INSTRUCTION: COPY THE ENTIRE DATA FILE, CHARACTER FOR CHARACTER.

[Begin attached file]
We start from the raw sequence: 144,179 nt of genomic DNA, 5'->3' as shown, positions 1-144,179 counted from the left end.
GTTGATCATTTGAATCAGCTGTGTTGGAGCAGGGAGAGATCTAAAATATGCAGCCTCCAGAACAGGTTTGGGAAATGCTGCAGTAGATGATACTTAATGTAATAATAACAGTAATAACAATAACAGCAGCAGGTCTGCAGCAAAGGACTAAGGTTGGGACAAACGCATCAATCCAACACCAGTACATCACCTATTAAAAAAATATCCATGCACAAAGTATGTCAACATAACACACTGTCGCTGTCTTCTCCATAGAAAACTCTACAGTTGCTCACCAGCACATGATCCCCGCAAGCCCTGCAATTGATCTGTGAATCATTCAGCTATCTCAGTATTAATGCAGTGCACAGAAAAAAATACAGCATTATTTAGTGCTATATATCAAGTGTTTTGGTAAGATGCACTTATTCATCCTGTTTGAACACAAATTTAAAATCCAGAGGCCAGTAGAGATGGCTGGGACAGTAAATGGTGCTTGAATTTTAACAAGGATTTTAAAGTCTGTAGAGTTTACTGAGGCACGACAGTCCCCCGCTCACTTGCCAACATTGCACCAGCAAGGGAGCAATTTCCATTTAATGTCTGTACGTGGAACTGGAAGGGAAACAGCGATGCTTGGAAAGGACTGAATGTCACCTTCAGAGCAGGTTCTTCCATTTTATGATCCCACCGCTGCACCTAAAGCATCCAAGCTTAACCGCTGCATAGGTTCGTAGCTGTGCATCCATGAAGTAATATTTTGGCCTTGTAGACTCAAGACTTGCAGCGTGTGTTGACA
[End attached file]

We start from the raw sequence: 144,179 nt of genomic DNA, 5'->3' as shown, positions 1-144,179 counted from the left end.
GTTGATCATTTGAATCAGCTGTGTTGGAGCAGGGAGAGATCTAAAATATGCAGCCTCCAGAACAGGTTTGGGAAATGCTGCAGTAGATGATACTTAATGTAATAATAACAGTAATAACAATAACAGCAGCAGGTCTGCAGCAAAGGACTAAGGTTGGGACAAACGCATCAATCCAACACCAGTACATCACCTATTAAAAAAATATCCATGCACAAAGTATGTCAACATAACACACTGTCGCTGTCTTCTCCATAGAAAACTCTACAGTTGCTCACCAGCACATGATCCCCGCAAGCCCTGCAATTGATCTGTGAATCATTCAGCTATCTCAGTATTAATGCAGTGCACAGAAAAAAATACAGCATTATTTAGTGCTATATATCAAGTGTTTTGGTAAGATGCACTTATTCATCCTGTTTGAACACAAATTTAAAATCCAGAGGCCAGTAGAGATGGCTGGGACAGTAAATGGTGCTTGAATTTTAACAAGGATTTTAAAGTCTGTAGAGTTTACTGAGGCACGACAGTCCCCCGCTCACTTGCCAACATTGCACCAGCAAGGGAGCAATTTCCATTTAATGTCTGTACGTGGAACTGGAAGGGAAACAGCGATGCTTGGAAAGGACTGAATGTCACCTTCAGAGCAGGTTCTTCCATTTTATGATCCCACCGCTGCACCTAAAGCATCCAAGCTTAACCGCTGCATAGGTTCGTAGCTGTGCATCCATGAAGTAATATTTTGGCCTTGTAGACTCAAGACTTGCAGCGTGTGTTGACA